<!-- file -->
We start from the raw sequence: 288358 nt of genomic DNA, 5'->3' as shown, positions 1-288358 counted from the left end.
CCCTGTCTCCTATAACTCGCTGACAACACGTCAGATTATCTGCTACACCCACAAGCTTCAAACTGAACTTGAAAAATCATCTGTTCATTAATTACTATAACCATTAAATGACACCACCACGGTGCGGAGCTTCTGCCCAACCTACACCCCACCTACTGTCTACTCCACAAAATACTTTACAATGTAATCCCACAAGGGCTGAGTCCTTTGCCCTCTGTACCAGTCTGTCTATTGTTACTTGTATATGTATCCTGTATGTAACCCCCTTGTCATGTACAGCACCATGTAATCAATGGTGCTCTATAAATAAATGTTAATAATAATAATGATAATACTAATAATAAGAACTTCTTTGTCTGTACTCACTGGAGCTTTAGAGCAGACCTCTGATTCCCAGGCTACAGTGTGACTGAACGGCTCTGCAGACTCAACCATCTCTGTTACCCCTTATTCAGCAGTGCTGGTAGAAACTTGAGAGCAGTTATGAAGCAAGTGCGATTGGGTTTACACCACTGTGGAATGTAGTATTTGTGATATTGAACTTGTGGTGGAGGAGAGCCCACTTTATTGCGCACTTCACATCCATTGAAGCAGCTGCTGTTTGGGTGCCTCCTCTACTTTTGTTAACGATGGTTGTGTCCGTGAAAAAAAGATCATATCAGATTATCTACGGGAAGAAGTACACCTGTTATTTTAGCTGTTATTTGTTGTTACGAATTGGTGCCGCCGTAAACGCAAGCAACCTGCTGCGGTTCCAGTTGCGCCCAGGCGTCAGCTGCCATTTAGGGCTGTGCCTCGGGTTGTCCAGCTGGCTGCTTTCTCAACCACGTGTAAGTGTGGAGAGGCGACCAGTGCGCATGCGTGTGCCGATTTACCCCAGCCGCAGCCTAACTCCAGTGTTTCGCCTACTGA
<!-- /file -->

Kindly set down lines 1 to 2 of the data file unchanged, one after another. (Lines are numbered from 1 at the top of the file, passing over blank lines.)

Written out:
We start from the raw sequence: 288358 nt of genomic DNA, 5'->3' as shown, positions 1-288358 counted from the left end.
CCCTGTCTCCTATAACTCGCTGACAACACGTCAGATTATCTGCTACACCCACAAGCTTCAAACTGAACTTGAAAAATCATCTGTTCATTAATTACTATAACCATTAAATGACACCACCACGGTGCGGAGCTTCTGCCCAACCTACACCCCACCTACTGTCTACTCCACAAAATACTTTACAATGTAATCCCACAAGGGCTGAGTCCTTTGCCCTCTGTACCAGTCTGTCTATTGTTACTTGTATATGTATCCTGTATGTAACCCCCTTGTCATGTACAGCACCATGTAATCAATGGTGCTCTATAAATAAATGTTAATAATAATAATGATAATACTAATAATAAGAACTTCTTTGTCTGTACTCACTGGAGCTTTAGAGCAGACCTCTGATTCCCAGGCTACAGTGTGACTGAACGGCTCTGCAGACTCAACCATCTCTGTTACCCCTTATTCAGCAGTGCTGGTAGAAACTTGAGAGCAGTTATGAAGCAAGTGCGATTGGGTTTACACCACTGTGGAATGTAGTATTTGTGATATTGAACTTGTGGTGGAGGAGAGCCCACTTTATTGCGCACTTCACATCCATTGAAGCAGCTGCTGTTTGGGTGCCTCCTCTACTTTTGTTAACGATGGTTGTGTCCGTGAAAAAAAGATCATATCAGATTATCTACGGGAAGAAGTACACCTGTTATTTTAGCTGTTATTTGTTGTTACGAATTGGTGCCGCCGTAAACGCAAGCAACCTGCTGCGGTTCCAGTTGCGCCCAGGCGTCAGCTGCCATTTAGGGCTGTGCCTCGGGTTGTCCAGCTGGCTGCTTTCTCAACCACGTGTAAGTGTGGAGAGGCGACCAGTGCGCATGCGTGTGCCGATTTACCCCAGCCGCAGCCTAACTCCAGTGTTTCGCCTACTGA